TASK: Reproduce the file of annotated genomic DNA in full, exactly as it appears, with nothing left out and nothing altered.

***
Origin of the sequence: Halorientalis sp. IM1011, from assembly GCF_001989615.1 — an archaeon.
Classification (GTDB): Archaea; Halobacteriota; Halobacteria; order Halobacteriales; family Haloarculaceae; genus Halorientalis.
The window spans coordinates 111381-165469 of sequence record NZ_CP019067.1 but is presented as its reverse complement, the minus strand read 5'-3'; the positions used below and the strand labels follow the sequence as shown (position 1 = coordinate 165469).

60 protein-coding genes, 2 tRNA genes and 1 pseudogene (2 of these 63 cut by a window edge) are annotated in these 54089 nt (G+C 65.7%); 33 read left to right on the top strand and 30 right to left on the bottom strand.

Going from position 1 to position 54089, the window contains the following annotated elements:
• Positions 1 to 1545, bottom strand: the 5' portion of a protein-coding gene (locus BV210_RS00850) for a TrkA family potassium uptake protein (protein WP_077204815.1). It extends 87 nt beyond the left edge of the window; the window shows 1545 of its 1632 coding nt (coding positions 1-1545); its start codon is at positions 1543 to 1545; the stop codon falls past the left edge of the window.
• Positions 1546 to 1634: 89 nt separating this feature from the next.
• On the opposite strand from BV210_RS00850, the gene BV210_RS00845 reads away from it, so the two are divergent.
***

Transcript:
Origin of the sequence: Halorientalis sp. IM1011, from assembly GCF_001989615.1 — an archaeon.
Classification (GTDB): Archaea; Halobacteriota; Halobacteria; order Halobacteriales; family Haloarculaceae; genus Halorientalis.
The window spans coordinates 111381-165469 of sequence record NZ_CP019067.1 but is presented as its reverse complement, the minus strand read 5'-3'; the positions used below and the strand labels follow the sequence as shown (position 1 = coordinate 165469).

60 protein-coding genes, 2 tRNA genes and 1 pseudogene (2 of these 63 cut by a window edge) are annotated in these 54089 nt (G+C 65.7%); 33 read left to right on the top strand and 30 right to left on the bottom strand.

Going from position 1 to position 54089, the window contains the following annotated elements:
• Positions 1 to 1545, bottom strand: the 5' portion of a protein-coding gene (locus BV210_RS00850) for a TrkA family potassium uptake protein (protein WP_077204815.1). It extends 87 nt beyond the left edge of the window; the window shows 1545 of its 1632 coding nt (coding positions 1-1545); its start codon is at positions 1543 to 1545; the stop codon falls past the left edge of the window.
• Positions 1546 to 1634: 89 nt separating this feature from the next.
• On the opposite strand from BV210_RS00850, the gene BV210_RS00845 reads away from it, so the two are divergent.